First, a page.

Introducing Flow Lessons from my book, River of Grace – prayerful exercises connecting practical every day life with the Divine

One of the unique features of my upcoming book, River of Grace: Creative Passages Through Difficult Times are its Flow Lessons: prayerful exercises using concrete elements from our every day lives to reveal spiritual truths. They combine prayer with action, creating a practical life application.

Here is the first Flow Lesson from the introduction to my book. Did this exercise change the way you look at receiving the Eucharist? Please share in the comments section.

I hope this blesses you. I did it a couple of weeks ago when I received communion and it made for a wonderful, lingering meditation that lasted long after mass was over.


flow lesson logo-640

Materials needed: pen or pencil and paper, food, and your imagination.



Pick a quiet place in your home to do this exercise and make sure you can sit still comfortably for several minutes.

Be still

To begin, take a moment to be still with God. If you are having trouble with noise in your mind from the cares of the day, close your eyes and imagine a tree in winter filled with screeching birds. The tree is dense with these birds and the noise is unbearable. Now watch as each bird flies away. Attach a thought or care to that flying bird and bid it adieu. Do this until the tree is entirely empty of birds and it is quiet.

Bo Insogna, "Bird Land," Flickr Creative Commons
Bo Insogna, “Bird Land,” Flickr Creative Commons

Choosing some food

After a few moments of quiet, go to the kitchen and fix yourself something to eat that is both nutritious and something you really like. As you prepare your food, say a prayer of thanksgiving to God for that food and for the privilege of eating it in his presence.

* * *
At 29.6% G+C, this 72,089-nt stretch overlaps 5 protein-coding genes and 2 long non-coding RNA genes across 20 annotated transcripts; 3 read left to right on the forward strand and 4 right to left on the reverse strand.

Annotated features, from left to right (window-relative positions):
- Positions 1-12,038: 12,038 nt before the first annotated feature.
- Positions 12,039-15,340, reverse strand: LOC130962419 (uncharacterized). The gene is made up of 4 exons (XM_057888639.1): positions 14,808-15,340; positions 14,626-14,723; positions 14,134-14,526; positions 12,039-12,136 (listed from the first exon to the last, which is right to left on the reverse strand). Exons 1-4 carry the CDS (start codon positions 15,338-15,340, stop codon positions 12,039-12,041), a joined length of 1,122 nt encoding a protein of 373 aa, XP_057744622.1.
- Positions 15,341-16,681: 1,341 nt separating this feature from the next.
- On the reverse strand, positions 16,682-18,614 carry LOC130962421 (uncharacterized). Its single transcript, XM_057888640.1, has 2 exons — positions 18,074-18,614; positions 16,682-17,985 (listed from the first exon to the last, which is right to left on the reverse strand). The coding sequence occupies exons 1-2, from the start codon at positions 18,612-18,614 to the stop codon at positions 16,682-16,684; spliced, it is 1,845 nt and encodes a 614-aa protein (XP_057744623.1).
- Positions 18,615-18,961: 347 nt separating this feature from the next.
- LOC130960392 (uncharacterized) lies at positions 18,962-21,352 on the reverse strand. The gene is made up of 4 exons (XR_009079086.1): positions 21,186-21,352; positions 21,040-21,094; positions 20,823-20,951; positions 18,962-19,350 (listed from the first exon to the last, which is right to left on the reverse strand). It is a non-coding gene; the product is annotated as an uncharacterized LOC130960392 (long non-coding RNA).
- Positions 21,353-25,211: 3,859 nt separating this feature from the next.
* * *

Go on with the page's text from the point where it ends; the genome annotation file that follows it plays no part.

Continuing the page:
Describe your food

Return with your food to the place you had designated for this exercise and examine it carefully. Write down a few descriptive phrases about the food, noting its color, smell and texture. Now take a bite and chew slowly, thinking about how the food tastes, what it feels like in your mouth and what you enjoy about that food. Write down phrases that pop into your mind.

Michael Stern Wall_Food_10171, Flickr Creative Commons
Michael Stern Wall_Food_10171, Flickr Creative Commons

Think about where your food is going

When you finish your meal, think about where food goes after you eat it, how it goes to your stomach, is digested and then circulated throughout your body via your bloodstream. As you are thinking about that, consider how you are feeling: do you feel energized and satisfied after eating? Does it give you what you need to carry on with your day?


Write down your impressions and then put your piece of paper in a prominent place so you will remember to take it with you the next time you go to mass. Ask God to take what you have written and plant it on your heart for when you receive communion.